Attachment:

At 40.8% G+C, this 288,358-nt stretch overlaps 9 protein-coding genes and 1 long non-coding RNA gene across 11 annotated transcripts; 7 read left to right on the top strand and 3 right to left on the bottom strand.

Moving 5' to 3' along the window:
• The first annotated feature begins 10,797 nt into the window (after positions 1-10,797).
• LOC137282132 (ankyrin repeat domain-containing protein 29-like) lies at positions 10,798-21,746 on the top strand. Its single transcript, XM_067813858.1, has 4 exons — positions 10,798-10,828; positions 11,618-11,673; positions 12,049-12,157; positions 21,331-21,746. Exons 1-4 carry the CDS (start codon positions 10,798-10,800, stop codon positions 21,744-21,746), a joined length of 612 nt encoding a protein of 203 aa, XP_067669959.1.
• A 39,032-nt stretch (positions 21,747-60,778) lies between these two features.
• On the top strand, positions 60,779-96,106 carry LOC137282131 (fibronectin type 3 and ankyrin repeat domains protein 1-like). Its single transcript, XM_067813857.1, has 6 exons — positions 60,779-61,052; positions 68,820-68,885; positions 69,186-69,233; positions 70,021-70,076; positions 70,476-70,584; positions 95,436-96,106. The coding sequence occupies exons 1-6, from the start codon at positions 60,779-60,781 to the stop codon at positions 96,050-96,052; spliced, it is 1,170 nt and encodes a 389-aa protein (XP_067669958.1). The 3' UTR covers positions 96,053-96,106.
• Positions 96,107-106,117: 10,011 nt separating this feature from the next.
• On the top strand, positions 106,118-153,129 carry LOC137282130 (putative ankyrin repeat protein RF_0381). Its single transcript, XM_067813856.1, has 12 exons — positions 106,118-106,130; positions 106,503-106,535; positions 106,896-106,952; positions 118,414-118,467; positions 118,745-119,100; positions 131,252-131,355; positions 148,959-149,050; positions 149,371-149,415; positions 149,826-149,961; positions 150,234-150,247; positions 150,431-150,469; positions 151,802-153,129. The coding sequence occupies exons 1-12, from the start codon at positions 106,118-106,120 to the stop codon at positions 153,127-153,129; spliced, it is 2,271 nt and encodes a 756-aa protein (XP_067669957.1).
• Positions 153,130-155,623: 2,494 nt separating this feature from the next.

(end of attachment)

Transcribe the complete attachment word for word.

At 40.8% G+C, this 288,358-nt stretch overlaps 9 protein-coding genes and 1 long non-coding RNA gene across 11 annotated transcripts; 7 read left to right on the top strand and 3 right to left on the bottom strand.

Moving 5' to 3' along the window:
• The first annotated feature begins 10,797 nt into the window (after positions 1-10,797).
• LOC137282132 (ankyrin repeat domain-containing protein 29-like) lies at positions 10,798-21,746 on the top strand. Its single transcript, XM_067813858.1, has 4 exons — positions 10,798-10,828; positions 11,618-11,673; positions 12,049-12,157; positions 21,331-21,746. Exons 1-4 carry the CDS (start codon positions 10,798-10,800, stop codon positions 21,744-21,746), a joined length of 612 nt encoding a protein of 203 aa, XP_067669959.1.
• A 39,032-nt stretch (positions 21,747-60,778) lies between these two features.
• On the top strand, positions 60,779-96,106 carry LOC137282131 (fibronectin type 3 and ankyrin repeat domains protein 1-like). Its single transcript, XM_067813857.1, has 6 exons — positions 60,779-61,052; positions 68,820-68,885; positions 69,186-69,233; positions 70,021-70,076; positions 70,476-70,584; positions 95,436-96,106. The coding sequence occupies exons 1-6, from the start codon at positions 60,779-60,781 to the stop codon at positions 96,050-96,052; spliced, it is 1,170 nt and encodes a 389-aa protein (XP_067669958.1). The 3' UTR covers positions 96,053-96,106.
• Positions 96,107-106,117: 10,011 nt separating this feature from the next.
• On the top strand, positions 106,118-153,129 carry LOC137282130 (putative ankyrin repeat protein RF_0381). Its single transcript, XM_067813856.1, has 12 exons — positions 106,118-106,130; positions 106,503-106,535; positions 106,896-106,952; positions 118,414-118,467; positions 118,745-119,100; positions 131,252-131,355; positions 148,959-149,050; positions 149,371-149,415; positions 149,826-149,961; positions 150,234-150,247; positions 150,431-150,469; positions 151,802-153,129. The coding sequence occupies exons 1-12, from the start codon at positions 106,118-106,120 to the stop codon at positions 153,127-153,129; spliced, it is 2,271 nt and encodes a 756-aa protein (XP_067669957.1).
• Positions 153,130-155,623: 2,494 nt separating this feature from the next.